All Farmers Association of Nigeria (AFAN) has advised rice farmers to double their production because of the Federal Government’s plans to close part of Nigeria’s land border to stem rice smuggling.
Mr Femi Oke, the Lagos State AFAN Chairman, gave the advice in an interview with newsmen in Lagos.
He underscored the need for rice farmers to increase production and take advantage of the higher demand for local rice that would ensue from the nascent enforcement of the ban on rice imports through the land borders.
He said that the Federal Government’s pronouncement on its plans to close Nigeria’s land border with a neighbouring country to stop rice smuggling should motivate rice farmers across the country to increase production to meet local demand for rice.
“The nation has the capacity to produce enough rice to feed its population and also export.
“With the promotion of local rice production since 2016, rice farmers and producers have been able to break the country’s total reliance on rice importation.
“Besides, the giant rice milling plant established by the Lagos State Government, individuals, in areas where rice is cultivated in large quantities, now have cottage rice milling plants.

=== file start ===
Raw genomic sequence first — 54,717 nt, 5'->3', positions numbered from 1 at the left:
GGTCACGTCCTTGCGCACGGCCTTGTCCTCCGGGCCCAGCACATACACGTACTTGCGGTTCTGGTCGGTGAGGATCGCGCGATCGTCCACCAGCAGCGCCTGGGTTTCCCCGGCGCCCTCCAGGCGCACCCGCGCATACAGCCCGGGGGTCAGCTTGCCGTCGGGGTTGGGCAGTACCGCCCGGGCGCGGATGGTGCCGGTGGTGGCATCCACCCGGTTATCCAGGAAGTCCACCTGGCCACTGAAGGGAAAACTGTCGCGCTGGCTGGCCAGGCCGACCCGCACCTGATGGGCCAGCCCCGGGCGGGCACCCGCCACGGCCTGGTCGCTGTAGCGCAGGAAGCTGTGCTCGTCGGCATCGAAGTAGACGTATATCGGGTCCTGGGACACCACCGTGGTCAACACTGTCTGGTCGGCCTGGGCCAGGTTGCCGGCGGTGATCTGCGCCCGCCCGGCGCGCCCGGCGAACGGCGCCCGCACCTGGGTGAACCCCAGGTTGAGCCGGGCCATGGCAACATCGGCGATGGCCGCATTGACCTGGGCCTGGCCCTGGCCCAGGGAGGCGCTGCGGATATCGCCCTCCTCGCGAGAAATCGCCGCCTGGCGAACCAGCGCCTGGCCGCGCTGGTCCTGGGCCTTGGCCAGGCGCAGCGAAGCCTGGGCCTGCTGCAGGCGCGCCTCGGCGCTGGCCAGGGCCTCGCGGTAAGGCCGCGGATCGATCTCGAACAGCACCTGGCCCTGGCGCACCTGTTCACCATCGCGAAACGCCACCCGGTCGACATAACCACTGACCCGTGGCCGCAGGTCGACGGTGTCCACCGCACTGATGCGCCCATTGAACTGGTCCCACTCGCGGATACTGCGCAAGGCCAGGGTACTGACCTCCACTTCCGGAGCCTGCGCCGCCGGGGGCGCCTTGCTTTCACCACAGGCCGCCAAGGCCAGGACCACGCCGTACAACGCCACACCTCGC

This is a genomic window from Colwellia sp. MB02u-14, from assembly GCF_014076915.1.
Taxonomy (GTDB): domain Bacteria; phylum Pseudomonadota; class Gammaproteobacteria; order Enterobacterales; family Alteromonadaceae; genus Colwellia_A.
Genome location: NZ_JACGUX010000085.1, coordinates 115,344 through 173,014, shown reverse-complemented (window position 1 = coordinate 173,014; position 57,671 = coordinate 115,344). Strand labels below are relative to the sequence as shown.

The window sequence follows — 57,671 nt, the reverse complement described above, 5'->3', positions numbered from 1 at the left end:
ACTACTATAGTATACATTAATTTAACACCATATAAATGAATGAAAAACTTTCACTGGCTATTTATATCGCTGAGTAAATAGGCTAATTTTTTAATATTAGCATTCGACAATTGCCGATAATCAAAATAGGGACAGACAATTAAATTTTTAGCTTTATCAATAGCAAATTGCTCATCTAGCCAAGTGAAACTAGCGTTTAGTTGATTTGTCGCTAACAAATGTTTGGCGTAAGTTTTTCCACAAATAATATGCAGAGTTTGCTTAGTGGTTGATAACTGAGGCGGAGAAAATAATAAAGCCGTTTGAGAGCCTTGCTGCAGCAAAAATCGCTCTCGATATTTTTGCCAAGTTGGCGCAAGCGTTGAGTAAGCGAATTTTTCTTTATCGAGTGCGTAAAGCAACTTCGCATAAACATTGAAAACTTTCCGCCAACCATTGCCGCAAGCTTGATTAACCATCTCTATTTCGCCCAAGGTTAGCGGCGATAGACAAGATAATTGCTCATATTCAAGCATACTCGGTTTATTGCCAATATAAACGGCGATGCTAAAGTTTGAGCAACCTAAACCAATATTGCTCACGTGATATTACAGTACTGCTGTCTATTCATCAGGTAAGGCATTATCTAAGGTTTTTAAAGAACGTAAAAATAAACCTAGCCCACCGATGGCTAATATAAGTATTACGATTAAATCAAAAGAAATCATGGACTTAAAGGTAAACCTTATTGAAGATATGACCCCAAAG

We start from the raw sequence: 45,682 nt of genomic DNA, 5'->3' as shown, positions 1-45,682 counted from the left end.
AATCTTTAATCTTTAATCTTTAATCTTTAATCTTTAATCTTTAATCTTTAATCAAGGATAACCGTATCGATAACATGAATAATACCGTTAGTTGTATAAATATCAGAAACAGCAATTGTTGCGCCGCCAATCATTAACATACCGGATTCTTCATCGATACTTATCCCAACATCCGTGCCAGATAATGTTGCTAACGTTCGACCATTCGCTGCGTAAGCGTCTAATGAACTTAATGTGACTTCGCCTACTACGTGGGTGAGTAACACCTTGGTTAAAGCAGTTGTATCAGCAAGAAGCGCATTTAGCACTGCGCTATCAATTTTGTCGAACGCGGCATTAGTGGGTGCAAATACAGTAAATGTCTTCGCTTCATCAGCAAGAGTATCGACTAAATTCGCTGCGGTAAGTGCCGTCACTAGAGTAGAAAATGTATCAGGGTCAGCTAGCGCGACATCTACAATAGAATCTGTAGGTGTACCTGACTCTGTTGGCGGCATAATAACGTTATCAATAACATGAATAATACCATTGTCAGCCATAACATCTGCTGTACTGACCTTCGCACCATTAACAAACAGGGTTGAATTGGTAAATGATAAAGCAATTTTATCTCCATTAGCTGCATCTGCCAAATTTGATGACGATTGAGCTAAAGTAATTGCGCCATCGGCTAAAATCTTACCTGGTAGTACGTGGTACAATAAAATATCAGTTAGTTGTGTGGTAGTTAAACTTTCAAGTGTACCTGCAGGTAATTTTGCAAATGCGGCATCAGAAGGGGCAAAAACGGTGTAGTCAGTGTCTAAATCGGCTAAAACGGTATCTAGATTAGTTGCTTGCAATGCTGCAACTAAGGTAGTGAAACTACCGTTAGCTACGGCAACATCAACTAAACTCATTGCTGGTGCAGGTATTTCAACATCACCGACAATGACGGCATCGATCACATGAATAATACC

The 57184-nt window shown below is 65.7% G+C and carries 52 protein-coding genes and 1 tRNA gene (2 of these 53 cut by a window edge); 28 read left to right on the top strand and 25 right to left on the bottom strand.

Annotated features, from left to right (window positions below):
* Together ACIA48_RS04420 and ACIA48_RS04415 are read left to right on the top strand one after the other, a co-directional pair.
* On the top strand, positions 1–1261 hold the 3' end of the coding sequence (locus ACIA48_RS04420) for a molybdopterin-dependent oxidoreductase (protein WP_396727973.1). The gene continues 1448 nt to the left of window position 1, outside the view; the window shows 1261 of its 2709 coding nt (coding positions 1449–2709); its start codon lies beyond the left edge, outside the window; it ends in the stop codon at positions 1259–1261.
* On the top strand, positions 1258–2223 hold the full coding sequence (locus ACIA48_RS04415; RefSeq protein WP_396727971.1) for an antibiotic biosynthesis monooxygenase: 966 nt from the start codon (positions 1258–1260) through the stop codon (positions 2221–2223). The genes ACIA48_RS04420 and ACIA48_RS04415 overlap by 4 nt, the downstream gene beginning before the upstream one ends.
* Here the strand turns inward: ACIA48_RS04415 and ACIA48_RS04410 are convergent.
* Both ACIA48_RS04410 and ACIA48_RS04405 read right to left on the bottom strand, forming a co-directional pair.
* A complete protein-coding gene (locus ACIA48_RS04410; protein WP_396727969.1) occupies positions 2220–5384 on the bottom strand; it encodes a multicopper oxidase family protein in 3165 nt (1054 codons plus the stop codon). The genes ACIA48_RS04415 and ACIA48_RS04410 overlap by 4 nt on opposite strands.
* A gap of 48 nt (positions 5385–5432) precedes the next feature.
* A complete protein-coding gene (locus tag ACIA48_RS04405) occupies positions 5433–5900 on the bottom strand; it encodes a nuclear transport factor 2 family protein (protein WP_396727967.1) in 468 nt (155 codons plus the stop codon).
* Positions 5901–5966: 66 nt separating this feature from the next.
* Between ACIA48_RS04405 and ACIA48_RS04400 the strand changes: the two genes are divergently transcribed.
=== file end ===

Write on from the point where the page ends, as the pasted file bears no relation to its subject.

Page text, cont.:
“Beyond that, Nigerians are now beginning to have a preference for local rice because of its nutrients, health benefits, taste and durability,’’
Oke said that the association would support the Federal Government policy on the closure of the land border to check rice importation and smuggling.
He noted that huge amount spent for rice importation could be used to help farmers to grow more rice for local consumption and export.
However, the state AFAN chairman said that private sector organisations and individuals should be encouraged establish small-scale rice processing plants near rice plantations.
Oke noted that rice farmers in Ebonyi, Anambra, Imo, Ogun, Lagos, Kebbi, Nasarawa and Benue, among others, were producing rice in large quantities.
He said that tangible efforts should be made to establish more rice milling and processing plants across the country because of the large quantities of paddy which the rice farmers produced.